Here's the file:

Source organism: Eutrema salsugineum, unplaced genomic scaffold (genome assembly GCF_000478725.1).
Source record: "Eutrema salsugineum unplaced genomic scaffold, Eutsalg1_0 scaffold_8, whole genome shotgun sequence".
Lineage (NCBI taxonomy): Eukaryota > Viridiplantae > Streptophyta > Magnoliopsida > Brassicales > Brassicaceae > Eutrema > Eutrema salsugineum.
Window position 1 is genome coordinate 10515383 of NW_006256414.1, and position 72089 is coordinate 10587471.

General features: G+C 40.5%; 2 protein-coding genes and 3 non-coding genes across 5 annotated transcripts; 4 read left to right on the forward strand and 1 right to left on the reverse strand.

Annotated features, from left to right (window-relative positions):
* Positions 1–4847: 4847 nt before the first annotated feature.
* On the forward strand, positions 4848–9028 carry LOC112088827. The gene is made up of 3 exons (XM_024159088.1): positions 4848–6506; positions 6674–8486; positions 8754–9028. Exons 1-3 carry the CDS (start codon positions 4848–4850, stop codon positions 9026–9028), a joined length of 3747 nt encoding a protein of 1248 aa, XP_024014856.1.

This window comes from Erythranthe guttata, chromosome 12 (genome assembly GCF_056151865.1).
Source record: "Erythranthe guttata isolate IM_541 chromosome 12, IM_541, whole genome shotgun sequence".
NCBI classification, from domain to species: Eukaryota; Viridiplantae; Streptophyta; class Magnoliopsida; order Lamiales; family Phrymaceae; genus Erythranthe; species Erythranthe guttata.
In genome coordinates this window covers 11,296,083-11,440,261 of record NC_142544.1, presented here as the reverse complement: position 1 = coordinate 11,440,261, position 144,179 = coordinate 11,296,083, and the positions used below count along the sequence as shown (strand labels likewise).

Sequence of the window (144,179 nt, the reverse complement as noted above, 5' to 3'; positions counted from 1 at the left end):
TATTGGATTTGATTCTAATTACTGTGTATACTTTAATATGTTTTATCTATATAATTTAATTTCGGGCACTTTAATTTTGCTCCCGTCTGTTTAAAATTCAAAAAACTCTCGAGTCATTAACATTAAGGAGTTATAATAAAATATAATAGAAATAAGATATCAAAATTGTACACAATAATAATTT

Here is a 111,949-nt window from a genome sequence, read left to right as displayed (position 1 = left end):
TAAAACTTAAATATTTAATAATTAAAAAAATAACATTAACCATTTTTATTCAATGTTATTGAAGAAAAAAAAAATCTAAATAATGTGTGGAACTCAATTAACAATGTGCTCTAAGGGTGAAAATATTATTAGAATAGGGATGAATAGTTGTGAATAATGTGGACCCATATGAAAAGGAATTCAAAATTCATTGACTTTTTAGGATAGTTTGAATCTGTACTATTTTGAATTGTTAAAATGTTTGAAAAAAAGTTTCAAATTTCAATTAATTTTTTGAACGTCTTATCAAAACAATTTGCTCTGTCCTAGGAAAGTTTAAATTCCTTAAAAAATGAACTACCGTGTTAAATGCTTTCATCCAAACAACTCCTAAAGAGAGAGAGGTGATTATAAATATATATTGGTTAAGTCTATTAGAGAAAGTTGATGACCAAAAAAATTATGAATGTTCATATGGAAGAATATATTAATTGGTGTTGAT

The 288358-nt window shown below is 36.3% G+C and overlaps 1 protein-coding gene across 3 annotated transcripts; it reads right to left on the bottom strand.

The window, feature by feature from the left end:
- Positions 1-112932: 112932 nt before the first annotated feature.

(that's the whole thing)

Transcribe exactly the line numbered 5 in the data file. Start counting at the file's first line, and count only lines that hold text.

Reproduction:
General features: G+C 40.5%; 2 protein-coding genes and 3 non-coding genes across 5 annotated transcripts; 4 read left to right on the forward strand and 1 right to left on the reverse strand.